My introduction to Seattle nightlife came through a loose-knit, rowdy bunch of Catholic Prep School boys with family ties to the happening coffee houses of Pioneer Square during the late 1960’s.
The most happening place of them all was a folk-music joint, coffee house/pizza parlor with an address for its name: 92 Yesler.
Affectionately known as “92” by customers, servers, and entertainers alike, the club presented a kind of subterranean ambiance owing to its rumored history as a Speakeasy during Prohibition. It’s modern-day incarnation quickly earned it the reputation of a trend-setting hangout where mature teens and young adults could enjoy an evening of live music and refreshments in an alcohol-free environment. (I seem to recall no shortage of cigarettes, however. Hey, it was the 60’s! Everybody smoked.)
The casual passerby, out for a pleasant stroll through one of the city’s oldest and most storied communities, perhaps planning to join a tour of the famous Seattle Underground with its dimly-lit boardwalks and dusty storefronts of a by-gone era, would find themselves accosted on the sidewalk by a spirited Rudy Valley look-alike sporting a raccoon coat and barking a fast-talking stream of witty verbal enticements through a giant, hand-held megaphone. What made this a such successful marketing tool was the fact that the boys who took turns stepping into the 1920’s doorman persona were all part of their school’s Drama Club and came armed with a seemingly limitless supply of thespian’s tricks for getting into and staying in character. My favorite was a strikingly handsome, black-haired young actor named Mike. I developed an instant crush on him.
I will never forget the time my best friend finally screwed up the courage to audition for a coveted slot on stage as a folk singer. Robin possessed an angelic voice and even trained as an opera singer, but she was exceedingly shy and dreaded facing the possibility of rejection. The night of her interview, she took cover in the shadows until nearly closing time after all the Bob Dylan-wannabes and Joan Baez clones had gone home.
At the urging of another of our friends, Robin timidly approached the owner/manager, guitar case in hand, and asked if he might squeeze in a few minutes before locking up to hear her play. She was utterly unprepared for his reaction. The first notes out of her mouth were enough to convince this business-savvy entrepreneur – an engaging, humorous fellow not much older than ourselves at the time – that he had stumbled into a gold mine, or, more accurately, that the Golden Goose had walked into his office and placed the Golden Egg directly into his hands, dazzling him with possibilities. He hired her on the spot.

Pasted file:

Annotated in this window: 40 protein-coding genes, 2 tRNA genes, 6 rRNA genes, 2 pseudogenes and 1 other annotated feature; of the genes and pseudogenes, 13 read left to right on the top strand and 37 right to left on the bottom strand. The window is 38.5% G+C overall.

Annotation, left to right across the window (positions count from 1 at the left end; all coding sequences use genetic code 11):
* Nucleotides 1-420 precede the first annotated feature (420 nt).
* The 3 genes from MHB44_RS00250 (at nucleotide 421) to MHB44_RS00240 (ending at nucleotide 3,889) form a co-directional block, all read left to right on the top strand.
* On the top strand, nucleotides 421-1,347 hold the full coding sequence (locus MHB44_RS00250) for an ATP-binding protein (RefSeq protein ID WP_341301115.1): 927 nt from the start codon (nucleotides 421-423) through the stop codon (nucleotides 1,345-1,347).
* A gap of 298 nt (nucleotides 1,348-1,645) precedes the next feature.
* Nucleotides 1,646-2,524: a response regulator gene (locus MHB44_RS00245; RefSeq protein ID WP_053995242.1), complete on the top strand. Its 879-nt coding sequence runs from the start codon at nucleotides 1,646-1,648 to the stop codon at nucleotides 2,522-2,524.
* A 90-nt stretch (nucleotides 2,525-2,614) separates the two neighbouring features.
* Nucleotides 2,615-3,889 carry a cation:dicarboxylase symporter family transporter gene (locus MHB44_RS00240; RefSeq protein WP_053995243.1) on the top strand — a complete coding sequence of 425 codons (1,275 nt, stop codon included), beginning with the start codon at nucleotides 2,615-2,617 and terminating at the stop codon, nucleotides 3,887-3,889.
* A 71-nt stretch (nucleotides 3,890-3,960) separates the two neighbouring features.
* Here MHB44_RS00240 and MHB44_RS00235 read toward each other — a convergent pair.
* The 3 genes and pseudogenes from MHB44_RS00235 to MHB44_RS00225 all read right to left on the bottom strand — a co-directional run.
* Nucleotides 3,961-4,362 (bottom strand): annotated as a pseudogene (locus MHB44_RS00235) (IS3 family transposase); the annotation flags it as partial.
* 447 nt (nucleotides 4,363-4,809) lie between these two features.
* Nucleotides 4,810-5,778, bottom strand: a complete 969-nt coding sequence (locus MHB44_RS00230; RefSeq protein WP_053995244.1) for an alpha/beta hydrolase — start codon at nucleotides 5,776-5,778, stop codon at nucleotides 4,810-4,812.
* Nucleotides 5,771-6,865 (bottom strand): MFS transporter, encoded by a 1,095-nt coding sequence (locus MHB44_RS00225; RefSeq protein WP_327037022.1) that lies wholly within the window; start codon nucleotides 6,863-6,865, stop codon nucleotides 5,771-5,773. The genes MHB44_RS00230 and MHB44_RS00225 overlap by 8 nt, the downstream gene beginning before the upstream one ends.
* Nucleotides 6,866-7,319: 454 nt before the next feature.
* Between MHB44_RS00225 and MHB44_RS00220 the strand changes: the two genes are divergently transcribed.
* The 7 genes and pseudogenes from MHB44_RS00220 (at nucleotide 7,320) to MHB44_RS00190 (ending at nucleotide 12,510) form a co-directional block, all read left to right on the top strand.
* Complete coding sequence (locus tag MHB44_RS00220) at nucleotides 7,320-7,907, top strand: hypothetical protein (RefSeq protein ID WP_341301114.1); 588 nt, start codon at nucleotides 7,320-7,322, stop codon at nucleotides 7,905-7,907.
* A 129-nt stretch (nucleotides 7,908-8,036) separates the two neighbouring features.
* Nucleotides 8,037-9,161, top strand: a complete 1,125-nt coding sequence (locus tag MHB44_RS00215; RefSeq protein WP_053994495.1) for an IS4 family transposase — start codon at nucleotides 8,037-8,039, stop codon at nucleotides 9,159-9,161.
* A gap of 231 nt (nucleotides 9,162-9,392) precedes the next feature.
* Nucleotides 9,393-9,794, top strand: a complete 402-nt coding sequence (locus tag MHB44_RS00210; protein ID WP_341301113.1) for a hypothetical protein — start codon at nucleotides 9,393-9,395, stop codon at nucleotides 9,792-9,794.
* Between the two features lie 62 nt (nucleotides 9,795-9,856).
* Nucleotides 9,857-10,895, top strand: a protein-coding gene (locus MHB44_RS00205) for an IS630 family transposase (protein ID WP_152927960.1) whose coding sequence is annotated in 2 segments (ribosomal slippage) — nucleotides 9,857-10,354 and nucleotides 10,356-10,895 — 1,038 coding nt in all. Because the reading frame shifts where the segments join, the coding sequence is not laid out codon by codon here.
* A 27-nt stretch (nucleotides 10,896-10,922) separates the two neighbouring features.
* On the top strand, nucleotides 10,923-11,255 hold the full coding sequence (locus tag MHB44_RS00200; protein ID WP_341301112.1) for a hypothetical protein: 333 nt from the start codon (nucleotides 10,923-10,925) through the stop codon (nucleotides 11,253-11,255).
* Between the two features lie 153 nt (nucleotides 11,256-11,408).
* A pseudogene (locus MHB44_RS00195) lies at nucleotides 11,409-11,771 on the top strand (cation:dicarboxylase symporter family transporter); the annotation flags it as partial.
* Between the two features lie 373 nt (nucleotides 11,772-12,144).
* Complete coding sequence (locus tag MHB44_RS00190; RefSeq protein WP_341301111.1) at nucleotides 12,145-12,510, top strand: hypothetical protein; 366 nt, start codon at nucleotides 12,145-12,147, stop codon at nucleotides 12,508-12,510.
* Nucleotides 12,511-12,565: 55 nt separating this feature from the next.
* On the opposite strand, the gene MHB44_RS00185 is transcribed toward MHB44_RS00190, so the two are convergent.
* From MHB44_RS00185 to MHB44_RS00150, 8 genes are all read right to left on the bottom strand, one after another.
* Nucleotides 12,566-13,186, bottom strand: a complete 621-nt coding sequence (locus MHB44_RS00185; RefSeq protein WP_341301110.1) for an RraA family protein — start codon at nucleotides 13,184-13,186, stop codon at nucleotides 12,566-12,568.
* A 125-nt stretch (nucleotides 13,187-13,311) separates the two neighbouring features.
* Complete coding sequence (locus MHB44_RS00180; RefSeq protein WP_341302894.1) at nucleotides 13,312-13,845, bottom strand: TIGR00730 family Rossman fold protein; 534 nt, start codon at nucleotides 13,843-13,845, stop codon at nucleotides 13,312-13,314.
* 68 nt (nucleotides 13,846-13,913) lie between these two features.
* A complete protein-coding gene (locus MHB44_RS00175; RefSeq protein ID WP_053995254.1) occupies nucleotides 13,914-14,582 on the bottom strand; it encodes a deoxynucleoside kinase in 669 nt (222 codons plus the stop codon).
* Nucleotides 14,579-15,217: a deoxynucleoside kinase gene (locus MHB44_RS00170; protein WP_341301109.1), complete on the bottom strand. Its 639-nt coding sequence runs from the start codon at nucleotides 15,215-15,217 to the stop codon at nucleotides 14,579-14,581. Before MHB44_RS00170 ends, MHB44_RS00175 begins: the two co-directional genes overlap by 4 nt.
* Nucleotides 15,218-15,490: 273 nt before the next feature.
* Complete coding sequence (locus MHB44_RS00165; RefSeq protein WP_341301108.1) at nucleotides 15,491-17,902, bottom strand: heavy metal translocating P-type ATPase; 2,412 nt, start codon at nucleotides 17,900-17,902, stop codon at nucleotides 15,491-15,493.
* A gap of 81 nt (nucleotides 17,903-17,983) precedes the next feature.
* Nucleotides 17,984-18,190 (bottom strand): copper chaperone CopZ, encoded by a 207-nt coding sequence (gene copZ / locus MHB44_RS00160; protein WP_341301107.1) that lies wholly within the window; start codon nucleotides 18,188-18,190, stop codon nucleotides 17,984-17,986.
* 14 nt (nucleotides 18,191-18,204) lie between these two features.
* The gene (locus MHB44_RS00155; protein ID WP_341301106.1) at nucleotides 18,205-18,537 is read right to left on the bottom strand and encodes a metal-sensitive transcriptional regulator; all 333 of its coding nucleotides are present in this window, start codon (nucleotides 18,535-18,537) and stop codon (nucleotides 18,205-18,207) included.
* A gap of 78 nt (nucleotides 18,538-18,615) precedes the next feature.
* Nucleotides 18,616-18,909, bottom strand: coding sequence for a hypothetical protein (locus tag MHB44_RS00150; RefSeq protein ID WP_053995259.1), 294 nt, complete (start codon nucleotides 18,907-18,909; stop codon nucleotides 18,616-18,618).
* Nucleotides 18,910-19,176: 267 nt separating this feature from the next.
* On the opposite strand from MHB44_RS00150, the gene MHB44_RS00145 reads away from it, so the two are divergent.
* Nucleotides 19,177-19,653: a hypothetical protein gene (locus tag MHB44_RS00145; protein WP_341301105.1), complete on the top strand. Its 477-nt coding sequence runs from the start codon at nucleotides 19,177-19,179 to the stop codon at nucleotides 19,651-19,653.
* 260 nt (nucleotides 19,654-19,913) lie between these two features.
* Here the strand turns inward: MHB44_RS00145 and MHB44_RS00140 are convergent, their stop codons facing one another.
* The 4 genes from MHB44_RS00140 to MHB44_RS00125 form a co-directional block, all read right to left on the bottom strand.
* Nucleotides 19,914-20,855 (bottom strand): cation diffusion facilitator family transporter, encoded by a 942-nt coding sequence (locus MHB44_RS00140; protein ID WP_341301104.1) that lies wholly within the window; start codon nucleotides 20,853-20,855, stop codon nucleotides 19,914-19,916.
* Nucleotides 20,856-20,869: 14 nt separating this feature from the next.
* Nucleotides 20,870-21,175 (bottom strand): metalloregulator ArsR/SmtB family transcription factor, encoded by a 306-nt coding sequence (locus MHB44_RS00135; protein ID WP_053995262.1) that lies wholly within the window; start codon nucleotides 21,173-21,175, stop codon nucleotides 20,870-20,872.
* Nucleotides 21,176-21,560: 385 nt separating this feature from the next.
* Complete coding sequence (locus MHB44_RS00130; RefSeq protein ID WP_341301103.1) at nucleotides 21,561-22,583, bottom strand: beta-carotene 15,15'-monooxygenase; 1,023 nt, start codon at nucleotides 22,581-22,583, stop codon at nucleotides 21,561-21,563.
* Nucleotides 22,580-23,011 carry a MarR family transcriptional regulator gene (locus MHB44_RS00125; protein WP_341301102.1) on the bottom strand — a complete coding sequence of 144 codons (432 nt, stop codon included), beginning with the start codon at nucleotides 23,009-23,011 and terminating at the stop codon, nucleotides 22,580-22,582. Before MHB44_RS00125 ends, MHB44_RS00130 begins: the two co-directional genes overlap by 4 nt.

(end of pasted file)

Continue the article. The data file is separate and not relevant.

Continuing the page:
The weeks and months that followed changed our lives for all time. To a couple of middle-class Bellevue High School girls with oversized crushes on The Beatles and a shared aptitude for songwriting, the prospect of landing a regular Friday night gig at a popular Seattle coffee house could not have been more exciting.
In fact, we were convinced it was the coolest thing either of us had ever done. We got PAID to stay out past midnight and perform some of our own material in front of a live audience. During intermissions, we flirted and laughed with the cute 16 and 17 year old boys who worked there part-time as waiters, busboys, ushers and bartenders.
Driven by a desperate longing to flee the unbearable monotony of the affluent, WASP-ish Eastside, the two of us seized every occasion to practice our repertoire and learn new ballads and classic folk tunes. My alto when combined with Robin’s clear, bright soprano produced musical duets equivalent to the female Everly Brothers. Blending our voices became such a natural process, we would spontaneously launch into a chorus of the #1 Top Forty Beatles’ tune, or start singing Donovan’s “Catch The Wind” in the same key in perfect 2-part harmony.
Thrilled, excited, grateful, and poised to spread our wings as young women, we essentially lived from Friday night to Friday Night, dragging our asses through the excruciating tedium of another week at Bellevue High School. We walked like the Living Dead among the endless plastic smiles, the expensive wardrobes and sports cars, the agonizing pep rallies, the attitudes of “entitlement” and the hypocrisy, restlessly counting the days, the hours, the minutes leading up to another fun-filled night in Pioneer Square.
92 symbolized for us a metaphorical magic portal into a realm of self-discovery, romance, fantasy, folk and pop music. Our Irish boyfriends all secretly dreamed of joining a band and touring the world, following in such illustrious footsteps as John, Paul, George, and Ringo. The friendships forged during those heady weekends have indeed lasted a lifetime and the memories of those youthful escapades will forever endure in our hearts.